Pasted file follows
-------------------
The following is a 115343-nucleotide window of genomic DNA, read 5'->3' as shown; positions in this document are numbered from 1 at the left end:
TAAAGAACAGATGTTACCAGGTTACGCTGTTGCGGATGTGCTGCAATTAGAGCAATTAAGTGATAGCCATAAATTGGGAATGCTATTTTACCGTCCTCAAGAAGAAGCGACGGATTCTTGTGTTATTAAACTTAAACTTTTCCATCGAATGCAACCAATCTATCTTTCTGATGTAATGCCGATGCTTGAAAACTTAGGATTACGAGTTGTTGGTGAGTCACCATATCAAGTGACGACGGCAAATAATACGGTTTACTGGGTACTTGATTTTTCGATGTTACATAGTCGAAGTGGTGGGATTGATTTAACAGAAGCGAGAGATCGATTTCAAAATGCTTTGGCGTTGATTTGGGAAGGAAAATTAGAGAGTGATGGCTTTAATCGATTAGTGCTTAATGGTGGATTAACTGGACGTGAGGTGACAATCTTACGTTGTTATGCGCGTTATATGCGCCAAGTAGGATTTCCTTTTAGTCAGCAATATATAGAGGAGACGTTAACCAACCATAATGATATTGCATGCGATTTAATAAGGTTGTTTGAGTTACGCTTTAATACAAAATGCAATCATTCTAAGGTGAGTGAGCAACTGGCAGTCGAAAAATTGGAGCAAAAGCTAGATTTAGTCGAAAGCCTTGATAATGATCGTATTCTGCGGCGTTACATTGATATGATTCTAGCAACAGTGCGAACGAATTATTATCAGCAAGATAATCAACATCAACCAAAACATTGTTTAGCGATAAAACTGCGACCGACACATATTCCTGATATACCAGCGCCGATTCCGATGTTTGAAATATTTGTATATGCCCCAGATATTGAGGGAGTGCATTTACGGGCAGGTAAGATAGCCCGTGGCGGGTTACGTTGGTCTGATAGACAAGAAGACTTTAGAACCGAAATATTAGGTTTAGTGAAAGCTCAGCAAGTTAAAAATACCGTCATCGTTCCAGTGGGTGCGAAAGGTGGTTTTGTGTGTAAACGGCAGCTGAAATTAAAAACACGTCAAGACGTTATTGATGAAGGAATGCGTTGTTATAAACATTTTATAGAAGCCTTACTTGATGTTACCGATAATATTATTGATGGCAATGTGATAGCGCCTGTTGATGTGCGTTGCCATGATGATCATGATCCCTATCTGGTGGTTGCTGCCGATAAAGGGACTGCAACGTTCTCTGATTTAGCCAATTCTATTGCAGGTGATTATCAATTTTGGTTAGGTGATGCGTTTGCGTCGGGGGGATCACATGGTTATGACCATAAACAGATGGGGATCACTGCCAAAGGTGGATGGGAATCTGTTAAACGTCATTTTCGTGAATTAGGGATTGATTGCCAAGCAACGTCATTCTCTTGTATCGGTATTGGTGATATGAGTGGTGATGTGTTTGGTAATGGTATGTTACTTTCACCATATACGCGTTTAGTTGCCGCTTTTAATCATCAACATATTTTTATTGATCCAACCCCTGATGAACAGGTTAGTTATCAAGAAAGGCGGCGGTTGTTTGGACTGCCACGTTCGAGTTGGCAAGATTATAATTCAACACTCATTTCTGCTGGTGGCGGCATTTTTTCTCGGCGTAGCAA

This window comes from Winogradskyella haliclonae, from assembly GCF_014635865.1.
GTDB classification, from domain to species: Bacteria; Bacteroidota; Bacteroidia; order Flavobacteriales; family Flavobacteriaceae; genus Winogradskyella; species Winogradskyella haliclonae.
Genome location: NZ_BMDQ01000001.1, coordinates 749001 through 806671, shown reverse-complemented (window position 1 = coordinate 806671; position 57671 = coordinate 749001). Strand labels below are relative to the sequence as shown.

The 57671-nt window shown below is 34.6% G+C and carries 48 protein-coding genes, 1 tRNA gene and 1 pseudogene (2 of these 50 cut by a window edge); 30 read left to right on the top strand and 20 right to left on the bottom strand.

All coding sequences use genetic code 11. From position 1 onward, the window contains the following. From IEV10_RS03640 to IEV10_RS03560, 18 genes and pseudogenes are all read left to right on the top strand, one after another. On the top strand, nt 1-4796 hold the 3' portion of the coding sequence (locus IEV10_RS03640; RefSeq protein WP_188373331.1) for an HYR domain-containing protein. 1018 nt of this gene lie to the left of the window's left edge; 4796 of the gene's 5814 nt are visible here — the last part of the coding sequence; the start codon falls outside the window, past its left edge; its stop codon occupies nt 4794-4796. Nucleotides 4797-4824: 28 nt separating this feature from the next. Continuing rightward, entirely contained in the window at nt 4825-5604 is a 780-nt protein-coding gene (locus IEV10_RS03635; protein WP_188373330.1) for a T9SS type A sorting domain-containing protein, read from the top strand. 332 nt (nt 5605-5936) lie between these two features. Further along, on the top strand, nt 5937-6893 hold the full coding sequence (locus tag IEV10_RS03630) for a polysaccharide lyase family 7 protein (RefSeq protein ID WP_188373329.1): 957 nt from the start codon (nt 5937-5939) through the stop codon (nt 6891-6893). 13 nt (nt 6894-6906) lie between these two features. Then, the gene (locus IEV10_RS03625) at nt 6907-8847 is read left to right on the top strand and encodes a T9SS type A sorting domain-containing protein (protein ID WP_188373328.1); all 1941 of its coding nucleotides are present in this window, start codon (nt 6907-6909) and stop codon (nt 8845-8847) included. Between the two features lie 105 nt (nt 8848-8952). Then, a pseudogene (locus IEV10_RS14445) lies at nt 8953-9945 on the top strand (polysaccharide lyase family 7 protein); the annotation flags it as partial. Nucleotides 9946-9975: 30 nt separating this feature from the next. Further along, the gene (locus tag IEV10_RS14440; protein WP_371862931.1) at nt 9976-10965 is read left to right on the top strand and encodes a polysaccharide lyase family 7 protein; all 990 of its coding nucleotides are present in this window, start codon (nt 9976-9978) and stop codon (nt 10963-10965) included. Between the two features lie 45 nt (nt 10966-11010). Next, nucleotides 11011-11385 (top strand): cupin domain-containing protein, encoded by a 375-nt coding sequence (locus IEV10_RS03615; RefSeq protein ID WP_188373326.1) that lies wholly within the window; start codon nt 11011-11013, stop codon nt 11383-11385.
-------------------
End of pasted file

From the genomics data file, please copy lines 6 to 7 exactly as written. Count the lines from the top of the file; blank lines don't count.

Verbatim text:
The 57671-nt window shown below is 34.6% G+C and carries 48 protein-coding genes, 1 tRNA gene and 1 pseudogene (2 of these 50 cut by a window edge); 30 read left to right on the top strand and 20 right to left on the bottom strand.

All coding sequences use genetic code 11. From position 1 onward, the window contains the following. From IEV10_RS03640 to IEV10_RS03560, 18 genes and pseudogenes are all read left to right on the top strand, one after another. On the top strand, nt 1-4796 hold the 3' portion of the coding sequence (locus IEV10_RS03640; RefSeq protein WP_188373331.1) for an HYR domain-containing protein. 1018 nt of this gene lie to the left of the window's left edge; 4796 of the gene's 5814 nt are visible here — the last part of the coding sequence; the start codon falls outside the window, past its left edge; its stop codon occupies nt 4794-4796. Nucleotides 4797-4824: 28 nt separating this feature from the next. Continuing rightward, entirely contained in the window at nt 4825-5604 is a 780-nt protein-coding gene (locus IEV10_RS03635; protein WP_188373330.1) for a T9SS type A sorting domain-containing protein, read from the top strand. 332 nt (nt 5605-5936) lie between these two features. Further along, on the top strand, nt 5937-6893 hold the full coding sequence (locus tag IEV10_RS03630) for a polysaccharide lyase family 7 protein (RefSeq protein ID WP_188373329.1): 957 nt from the start codon (nt 5937-5939) through the stop codon (nt 6891-6893). 13 nt (nt 6894-6906) lie between these two features. Then, the gene (locus IEV10_RS03625) at nt 6907-8847 is read left to right on the top strand and encodes a T9SS type A sorting domain-containing protein (protein ID WP_188373328.1); all 1941 of its coding nucleotides are present in this window, start codon (nt 6907-6909) and stop codon (nt 8845-8847) included. Between the two features lie 105 nt (nt 8848-8952). Then, a pseudogene (locus IEV10_RS14445) lies at nt 8953-9945 on the top strand (polysaccharide lyase family 7 protein); the annotation flags it as partial. Nucleotides 9946-9975: 30 nt separating this feature from the next. Further along, the gene (locus tag IEV10_RS14440; protein WP_371862931.1) at nt 9976-10965 is read left to right on the top strand and encodes a polysaccharide lyase family 7 protein; all 990 of its coding nucleotides are present in this window, start codon (nt 9976-9978) and stop codon (nt 10963-10965) included. Between the two features lie 45 nt (nt 10966-11010). Next, nucleotides 11011-11385 (top strand): cupin domain-containing protein, encoded by a 375-nt coding sequence (locus IEV10_RS03615; RefSeq protein ID WP_188373326.1) that lies wholly within the window; start codon nt 11011-11013, stop codon nt 11383-11385.